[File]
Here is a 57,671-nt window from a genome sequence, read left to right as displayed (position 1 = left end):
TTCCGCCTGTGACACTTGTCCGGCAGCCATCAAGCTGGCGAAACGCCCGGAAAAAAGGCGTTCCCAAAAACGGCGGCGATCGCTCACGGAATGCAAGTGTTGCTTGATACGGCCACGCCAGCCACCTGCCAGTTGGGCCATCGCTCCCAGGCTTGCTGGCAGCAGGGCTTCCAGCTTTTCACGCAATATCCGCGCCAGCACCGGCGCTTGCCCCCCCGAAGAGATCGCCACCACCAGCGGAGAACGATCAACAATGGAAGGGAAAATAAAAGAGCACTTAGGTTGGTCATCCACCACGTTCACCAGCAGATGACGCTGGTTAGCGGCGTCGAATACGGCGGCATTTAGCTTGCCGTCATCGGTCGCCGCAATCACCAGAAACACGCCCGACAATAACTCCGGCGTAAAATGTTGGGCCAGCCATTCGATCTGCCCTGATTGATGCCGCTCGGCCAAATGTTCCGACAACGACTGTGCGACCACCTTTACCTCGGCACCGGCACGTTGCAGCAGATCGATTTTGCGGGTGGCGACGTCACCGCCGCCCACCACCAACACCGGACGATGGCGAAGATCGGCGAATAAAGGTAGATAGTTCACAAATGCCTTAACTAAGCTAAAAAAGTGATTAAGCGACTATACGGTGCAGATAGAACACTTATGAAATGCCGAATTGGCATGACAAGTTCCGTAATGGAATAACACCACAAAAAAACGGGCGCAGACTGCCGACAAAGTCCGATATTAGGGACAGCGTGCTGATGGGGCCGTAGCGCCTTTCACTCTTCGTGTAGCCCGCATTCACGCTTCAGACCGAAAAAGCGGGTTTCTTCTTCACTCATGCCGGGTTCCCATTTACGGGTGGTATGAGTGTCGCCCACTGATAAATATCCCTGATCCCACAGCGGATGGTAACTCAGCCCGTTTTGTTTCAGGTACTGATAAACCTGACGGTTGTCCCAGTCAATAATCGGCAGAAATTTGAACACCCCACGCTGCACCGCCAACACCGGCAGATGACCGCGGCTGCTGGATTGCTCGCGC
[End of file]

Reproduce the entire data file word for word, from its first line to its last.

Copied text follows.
Here is a 57,671-nt window from a genome sequence, read left to right as displayed (position 1 = left end):
TTCCGCCTGTGACACTTGTCCGGCAGCCATCAAGCTGGCGAAACGCCCGGAAAAAAGGCGTTCCCAAAAACGGCGGCGATCGCTCACGGAATGCAAGTGTTGCTTGATACGGCCACGCCAGCCACCTGCCAGTTGGGCCATCGCTCCCAGGCTTGCTGGCAGCAGGGCTTCCAGCTTTTCACGCAATATCCGCGCCAGCACCGGCGCTTGCCCCCCCGAAGAGATCGCCACCACCAGCGGAGAACGATCAACAATGGAAGGGAAAATAAAAGAGCACTTAGGTTGGTCATCCACCACGTTCACCAGCAGATGACGCTGGTTAGCGGCGTCGAATACGGCGGCATTTAGCTTGCCGTCATCGGTCGCCGCAATCACCAGAAACACGCCCGACAATAACTCCGGCGTAAAATGTTGGGCCAGCCATTCGATCTGCCCTGATTGATGCCGCTCGGCCAAATGTTCCGACAACGACTGTGCGACCACCTTTACCTCGGCACCGGCACGTTGCAGCAGATCGATTTTGCGGGTGGCGACGTCACCGCCGCCCACCACCAACACCGGACGATGGCGAAGATCGGCGAATAAAGGTAGATAGTTCACAAATGCCTTAACTAAGCTAAAAAAGTGATTAAGCGACTATACGGTGCAGATAGAACACTTATGAAATGCCGAATTGGCATGACAAGTTCCGTAATGGAATAACACCACAAAAAAACGGGCGCAGACTGCCGACAAAGTCCGATATTAGGGACAGCGTGCTGATGGGGCCGTAGCGCCTTTCACTCTTCGTGTAGCCCGCATTCACGCTTCAGACCGAAAAAGCGGGTTTCTTCTTCACTCATGCCGGGTTCCCATTTACGGGTGGTATGAGTGTCGCCCACTGATAAATATCCCTGATCCCACAGCGGATGGTAACTCAGCCCGTTTTGTTTCAGGTACTGATAAACCTGACGGTTGTCCCAGTCAATAATCGGCAGAAATTTGAACACCCCACGCTGCACCGCCAACACCGGCAGATGACCGCGGCTGCTGGATTGCTCGCGC